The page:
Among the small number of Ontario Liberals who knew Kathleen Wynne would be speaking to Maclean’s, there was considerable nervousness. Wynne was Ontario’s premier for six years, the first woman and first openly gay premier. She won re-election handily in 2014, but in 2018 the party suffered its worst defeat since Confederation. Why talk now, with a new election coming in June? We told her: Because your opponents will run against your record anyway. So you might as well talk. She spoke with Maclean’s senior writer Paul Wells in Toronto. This version of the interview is considerably longer and more detailed than the version we’re publishing in print, but in both cases questions and answers have been edited for length and clarity.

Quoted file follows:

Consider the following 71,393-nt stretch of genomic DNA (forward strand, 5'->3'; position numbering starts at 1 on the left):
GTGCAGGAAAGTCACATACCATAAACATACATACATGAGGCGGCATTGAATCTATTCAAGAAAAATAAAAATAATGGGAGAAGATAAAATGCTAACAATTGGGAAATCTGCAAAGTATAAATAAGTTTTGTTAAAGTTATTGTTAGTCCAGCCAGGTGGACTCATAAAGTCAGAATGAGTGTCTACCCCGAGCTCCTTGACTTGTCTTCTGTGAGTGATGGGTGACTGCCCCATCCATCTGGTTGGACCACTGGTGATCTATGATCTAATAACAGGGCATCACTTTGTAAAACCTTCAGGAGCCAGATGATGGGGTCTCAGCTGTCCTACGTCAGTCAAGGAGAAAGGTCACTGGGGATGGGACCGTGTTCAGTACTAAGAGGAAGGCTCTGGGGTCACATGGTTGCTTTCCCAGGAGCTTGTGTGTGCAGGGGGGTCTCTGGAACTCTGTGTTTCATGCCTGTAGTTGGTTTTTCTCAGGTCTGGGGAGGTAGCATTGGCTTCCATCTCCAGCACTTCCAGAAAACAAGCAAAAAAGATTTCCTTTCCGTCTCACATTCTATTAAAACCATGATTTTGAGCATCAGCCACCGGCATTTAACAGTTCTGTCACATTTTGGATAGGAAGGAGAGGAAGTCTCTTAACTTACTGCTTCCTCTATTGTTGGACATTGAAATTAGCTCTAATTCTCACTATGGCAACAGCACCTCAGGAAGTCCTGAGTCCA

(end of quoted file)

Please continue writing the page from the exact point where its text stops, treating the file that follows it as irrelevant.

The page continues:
Q: This is the first election year since before 2003 where you’re not involved. What’s that like for you?
A: That is bittersweet. It’s hard. You know? I went canvassing with the new candidate in Don Valley West and I was saying to Jane, as I was driving into the city, it’s surreal that I’m going now to knock on doors that I’ve knocked on so many times. I just know I’m going to see people who I’ve worked with, who have supported me. And to not be talking about the work we’re going to continue to do is really hard. I love the job, you know? And I love that part of it, being a local MPP. I love the engagement with people on their issues.
In some ways it’s a relief. We’ve got a good candidate and I’m happy to be working for her. But it is a very strange feeling, not to be engaged in what’s coming, and not to have any direct influence on what’s going to come next. That’s very strange.